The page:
MPs are still expected to represent children, prisoners and the mentally disabled - three groups of people who we do not allow to vote, as well as people who chose not to vote or chose not to register. The first one being the largest (I think). As I see it, MPs should act in the best interest of their constituents who are under 18. One can quite objectively claim the best course of action would be to stay within the EU. That combined with nearly 50% of adults who voted wanted to Remain and that a not inconsiderable number of people who voted to Leave didn't actually want to leave leads me to suggest that it's really quite reasonable for MPs to vote against triggering Article 50 despite a referendum with a very narrow margin of victory suggesting otherwise.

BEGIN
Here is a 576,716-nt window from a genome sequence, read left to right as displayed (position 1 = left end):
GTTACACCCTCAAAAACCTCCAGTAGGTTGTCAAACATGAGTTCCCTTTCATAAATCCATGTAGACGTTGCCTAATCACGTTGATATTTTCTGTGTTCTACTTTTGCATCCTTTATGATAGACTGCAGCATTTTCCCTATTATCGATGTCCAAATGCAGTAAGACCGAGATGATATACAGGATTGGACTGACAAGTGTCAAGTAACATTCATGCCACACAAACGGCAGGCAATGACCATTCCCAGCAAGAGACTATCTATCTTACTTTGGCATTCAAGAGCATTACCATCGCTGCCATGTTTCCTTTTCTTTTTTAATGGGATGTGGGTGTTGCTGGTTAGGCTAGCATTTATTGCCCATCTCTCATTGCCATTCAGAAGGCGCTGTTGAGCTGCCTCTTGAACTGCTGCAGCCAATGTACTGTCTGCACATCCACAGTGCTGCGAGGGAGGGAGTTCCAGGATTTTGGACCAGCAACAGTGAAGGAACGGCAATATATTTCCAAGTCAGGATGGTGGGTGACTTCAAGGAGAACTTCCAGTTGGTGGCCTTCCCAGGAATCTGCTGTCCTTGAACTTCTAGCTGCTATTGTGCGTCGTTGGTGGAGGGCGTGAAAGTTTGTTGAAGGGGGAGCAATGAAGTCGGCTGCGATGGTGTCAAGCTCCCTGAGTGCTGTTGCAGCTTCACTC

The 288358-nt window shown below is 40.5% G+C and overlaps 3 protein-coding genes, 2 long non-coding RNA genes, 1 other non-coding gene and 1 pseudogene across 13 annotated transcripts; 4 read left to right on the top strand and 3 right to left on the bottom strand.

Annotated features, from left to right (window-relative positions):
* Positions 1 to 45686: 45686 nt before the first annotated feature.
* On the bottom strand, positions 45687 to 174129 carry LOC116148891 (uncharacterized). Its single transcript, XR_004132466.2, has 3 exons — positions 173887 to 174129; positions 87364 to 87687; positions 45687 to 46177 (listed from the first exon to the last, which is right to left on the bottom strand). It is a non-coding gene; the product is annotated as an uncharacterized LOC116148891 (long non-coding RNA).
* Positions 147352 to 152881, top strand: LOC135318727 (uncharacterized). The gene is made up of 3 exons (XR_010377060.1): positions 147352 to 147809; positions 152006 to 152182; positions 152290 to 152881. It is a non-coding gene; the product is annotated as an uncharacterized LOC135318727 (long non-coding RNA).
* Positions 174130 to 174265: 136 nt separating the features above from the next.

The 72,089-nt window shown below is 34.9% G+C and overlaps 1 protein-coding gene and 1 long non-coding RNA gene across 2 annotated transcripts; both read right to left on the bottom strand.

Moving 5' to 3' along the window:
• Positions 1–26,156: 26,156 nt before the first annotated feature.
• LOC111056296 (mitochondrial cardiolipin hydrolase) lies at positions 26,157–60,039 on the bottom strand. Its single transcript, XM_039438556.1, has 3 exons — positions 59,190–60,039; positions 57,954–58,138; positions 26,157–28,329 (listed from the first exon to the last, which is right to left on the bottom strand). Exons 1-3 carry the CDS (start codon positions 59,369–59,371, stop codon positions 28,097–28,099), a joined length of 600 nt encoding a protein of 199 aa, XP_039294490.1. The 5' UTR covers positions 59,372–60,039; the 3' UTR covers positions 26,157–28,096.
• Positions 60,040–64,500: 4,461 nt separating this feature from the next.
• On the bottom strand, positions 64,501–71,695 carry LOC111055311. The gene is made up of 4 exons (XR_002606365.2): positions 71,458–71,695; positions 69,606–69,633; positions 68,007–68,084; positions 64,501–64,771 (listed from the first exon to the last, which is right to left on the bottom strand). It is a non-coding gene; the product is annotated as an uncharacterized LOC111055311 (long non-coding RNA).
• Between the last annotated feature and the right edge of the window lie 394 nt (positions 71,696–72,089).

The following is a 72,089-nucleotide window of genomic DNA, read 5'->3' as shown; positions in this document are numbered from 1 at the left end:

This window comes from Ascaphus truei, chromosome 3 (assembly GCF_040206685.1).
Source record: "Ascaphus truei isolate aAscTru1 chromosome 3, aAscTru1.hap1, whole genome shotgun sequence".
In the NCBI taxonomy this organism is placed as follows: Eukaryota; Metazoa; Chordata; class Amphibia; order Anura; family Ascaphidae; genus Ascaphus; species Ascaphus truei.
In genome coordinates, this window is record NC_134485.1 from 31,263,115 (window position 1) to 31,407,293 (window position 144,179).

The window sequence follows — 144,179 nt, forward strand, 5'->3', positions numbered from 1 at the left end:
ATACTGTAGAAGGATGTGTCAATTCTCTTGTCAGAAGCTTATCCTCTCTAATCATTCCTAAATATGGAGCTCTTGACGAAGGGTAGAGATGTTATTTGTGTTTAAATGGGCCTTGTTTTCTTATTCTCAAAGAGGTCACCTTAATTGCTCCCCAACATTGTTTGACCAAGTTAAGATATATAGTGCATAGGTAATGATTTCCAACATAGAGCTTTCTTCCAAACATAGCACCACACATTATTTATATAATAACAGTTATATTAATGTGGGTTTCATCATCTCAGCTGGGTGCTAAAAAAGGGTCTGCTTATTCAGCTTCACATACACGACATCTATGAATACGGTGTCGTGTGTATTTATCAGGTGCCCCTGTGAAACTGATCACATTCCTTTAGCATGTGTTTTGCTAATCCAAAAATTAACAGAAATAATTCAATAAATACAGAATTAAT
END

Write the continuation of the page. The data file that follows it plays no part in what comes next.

Ultimately, my argument boils down to whether or not you should always respect the result of a referendum. Given that not everybody is allowed to vote, I say no. They should be considered advisory rather than binding, especially when the majority is so small. If 90% of people had voted to Leave then there would not be such an debate about how we should proceed, I think.
    How is it quite obvious to stay in the EU?

    And how do you know what's best for 10 year olds? What about those whose parents work in the steel industry? What about those farmers with less than 5 hectares of land? There are a plethora of reasons one might like to leave.

    What about environment advocates?
    What about those who want to reduce their energy bills?